So, here’s the picture.
We’re floating in this airy, free-floating substance that is flooded with bright white light that shines with a luster that both blinds and awes anybody who happens to be watching, which is, you know, us. It’s a soundless place. So soundless that you can hear your own blood pumping, can monitor its progress through your veins. It’s a weird, vaguely creepy place. And it’s the setting for this Friday Fight Day. It’s the attack of the ages. Literally. Today, it’s Dystopian Vs. Steampunk. Both are sub-genres of speculative fiction, and both definitions rely heavily on the time period the book is set in. Dystopian taking place in the future, and Steampunk in the past, during the Victorian era. And since these time periods aren’t actually people, and can’t come to a physical ring, what better place for them then in a wormhole?
LET THE BATTLE BEGIN.
So, what is Steampunk, exactly, and what is Dystopian?
Steampunk: An alternate version of history set in the Victorian era (19th century) where 20th-century technology exists.
Dystopian: A futuristic novel, the opposite of a Utopia, where the characters live in an oppressive society that is usually controlled by some sort of all-wielding power holder, whether it be a corporation, a government, or totalitarian control.*
It’s an interesting comparison between these two, because a big chunk of what they are is composed of the setting the author creates, with each new book creating a new take on the future or the past. In my opinion, the authors of dystopian works have more freedom in world-constructing, because we have no idea what the world could look like in ten years, much less two hundred, or ten hundred. That gives Dystopian writers the kind of creative licensing that fantasy authors also receive (and in some cases, are burdened by). Steampunk, on the other hand, already has a set period of time–the Victorian era. That means authors of this genre must do their research. If done well, they can succeed in creating a setting that is timelessly fascinating, and reel readers in with that perfect mix of reality and fiction. This gives them an outline of what their novel’s setting will look like, and allow them to add their own unique twists on the era that set their books apart from others.
And speaking of books, let’s compare a few from each genre.
Leviathan by Scott Westerfeld
The Infernal Devices by Cassandra Clare
The Girl in the Steel Corset by Kady Cross
Airman by Eoin Colfer
The Giver by Lois Lowry
The Hunger Games by Suzanne Collins
1984 by George Orwell
And to finish the list, another one by aforementioned Scott Westerfeld: Uglies by Scott Westerfeld
Dystopian is very much the giant of the publishing industry right now, so many of the dystopian titles will be familiar to all. I do have to say I read Dystopian more, probably because it’s so prominent right now. It appeals to me because of the crisp world building, and the fact that, who knows, maybe one day these books could be more spot on than we know. That said, Steampunk has a lot to offer, too. I love reading them because I think the Victorian era offers a sort of romantic touch, and as an avid history aficionado, I like unfurling the hours of research put into these books. Really, both genres have the potential for greatness. To the pros and cons!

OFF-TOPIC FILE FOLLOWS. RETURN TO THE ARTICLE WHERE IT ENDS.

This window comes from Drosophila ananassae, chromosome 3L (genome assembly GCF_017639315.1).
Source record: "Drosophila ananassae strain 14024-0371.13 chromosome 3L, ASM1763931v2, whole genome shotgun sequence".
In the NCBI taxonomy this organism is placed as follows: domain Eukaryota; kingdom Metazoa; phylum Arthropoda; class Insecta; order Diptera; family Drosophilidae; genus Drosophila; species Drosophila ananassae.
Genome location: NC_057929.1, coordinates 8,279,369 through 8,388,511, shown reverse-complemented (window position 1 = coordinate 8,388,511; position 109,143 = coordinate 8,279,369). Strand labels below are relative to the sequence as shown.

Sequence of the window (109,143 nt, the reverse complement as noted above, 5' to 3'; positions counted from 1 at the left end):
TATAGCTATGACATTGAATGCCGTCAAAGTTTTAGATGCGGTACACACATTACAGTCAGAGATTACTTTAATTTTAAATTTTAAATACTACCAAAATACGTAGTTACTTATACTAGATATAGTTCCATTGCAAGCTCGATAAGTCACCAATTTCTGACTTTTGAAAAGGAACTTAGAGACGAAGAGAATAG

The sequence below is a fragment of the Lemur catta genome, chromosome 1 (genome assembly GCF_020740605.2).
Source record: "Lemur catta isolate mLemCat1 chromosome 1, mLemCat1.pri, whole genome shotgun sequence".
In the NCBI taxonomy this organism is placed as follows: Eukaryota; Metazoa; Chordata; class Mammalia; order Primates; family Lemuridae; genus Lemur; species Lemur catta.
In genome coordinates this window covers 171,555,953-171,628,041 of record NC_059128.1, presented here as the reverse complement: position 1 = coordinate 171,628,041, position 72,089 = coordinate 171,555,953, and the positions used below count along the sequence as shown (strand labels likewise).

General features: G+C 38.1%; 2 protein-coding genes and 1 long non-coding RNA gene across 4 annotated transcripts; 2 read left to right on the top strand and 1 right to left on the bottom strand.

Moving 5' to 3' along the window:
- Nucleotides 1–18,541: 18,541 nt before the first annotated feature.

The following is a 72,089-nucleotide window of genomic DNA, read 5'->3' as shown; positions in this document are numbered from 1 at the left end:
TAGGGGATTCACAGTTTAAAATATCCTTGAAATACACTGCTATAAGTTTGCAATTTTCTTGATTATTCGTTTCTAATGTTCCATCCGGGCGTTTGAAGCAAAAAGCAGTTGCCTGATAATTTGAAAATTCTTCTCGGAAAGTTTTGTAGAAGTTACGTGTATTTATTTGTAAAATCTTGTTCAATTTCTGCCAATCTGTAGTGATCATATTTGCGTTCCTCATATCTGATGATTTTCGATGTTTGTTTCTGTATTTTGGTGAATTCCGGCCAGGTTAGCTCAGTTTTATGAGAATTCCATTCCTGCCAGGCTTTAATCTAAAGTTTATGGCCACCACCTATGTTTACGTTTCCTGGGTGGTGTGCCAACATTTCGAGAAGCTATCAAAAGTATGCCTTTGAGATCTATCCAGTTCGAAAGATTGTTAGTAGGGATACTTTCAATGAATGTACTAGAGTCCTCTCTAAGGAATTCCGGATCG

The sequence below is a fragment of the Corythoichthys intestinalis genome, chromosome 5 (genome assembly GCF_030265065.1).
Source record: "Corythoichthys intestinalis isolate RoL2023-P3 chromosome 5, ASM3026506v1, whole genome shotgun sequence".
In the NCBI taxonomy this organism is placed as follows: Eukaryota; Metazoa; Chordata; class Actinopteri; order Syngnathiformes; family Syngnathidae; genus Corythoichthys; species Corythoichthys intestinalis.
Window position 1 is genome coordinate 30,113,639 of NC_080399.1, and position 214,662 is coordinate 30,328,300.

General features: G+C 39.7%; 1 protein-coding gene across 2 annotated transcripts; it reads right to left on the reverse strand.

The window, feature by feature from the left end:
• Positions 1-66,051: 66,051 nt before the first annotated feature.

Pros of Dystopian
- Complete freedom in world building
- Great opportunity for social commentary
- Countless different situations because nobody knows what the future holds
- Yeah! Let’s fight against that oppressive government! Hooray for secret revolutionist groups!
Pros of Steampunk
- Historical background provides support and structure
- The Victorian era kicks ass
- Often holds hints of anti-authorital material that makes for an interesting read
- Swoon for those Victorian men (Will, I’m looking at you. Just leave Jem with Tessa and come on over here.)
Cons of Dystopian
- So big in publishing right now, that the crash will inevitably come soon
- Social commentary, if done wrong, can sound overly preachy
- With so many different situations, so many books mirror another dystopian book down to the details. Hooray for the originality of some, boo for the copy cats
Cons of Steampunk
- If the history part has obviously not been researched at all, then the book usually sucks
- Steampunk in itself is not a plot. That’s to say, some books focus so much on the history and the machinery that the plot is lacking
- Manners, niceties, and uncomfortable dresses
So, with that said, who is to be crowned winner?
Hmm, this a difficult decision to me, because although these sub-genres have a lot in common, they have a lot of differences, too, and a lot of the time it just depends on what mood I’m in that dictates which category I’d rather ead.
That said, I think I know who to crown the winner…
*Dun, dun, dun*
AND TODAY’S WINNER: DYSTOPIAN
There’s just too many great books in this category for me to ignore. I only named a few up there, but that was forsaking classics such as the Supernaturalist and the City of Ember. Which, speaking of Supernaturalist…there’s another author (Eoin Colfer) who has written both a steampunk and a dystopian book. Coincidence…or something more?
In any case…
Who do you think deserved to win? Any suggestions for next week’s Friday Fight Day? Read any good Steampunk of Dystopian books lately? Favorite snack food? (The last one has nothing to do with this post, but ya’ know, whatever.)
*For more information on Dystopian, a helpful site is ReadWriteThink.org.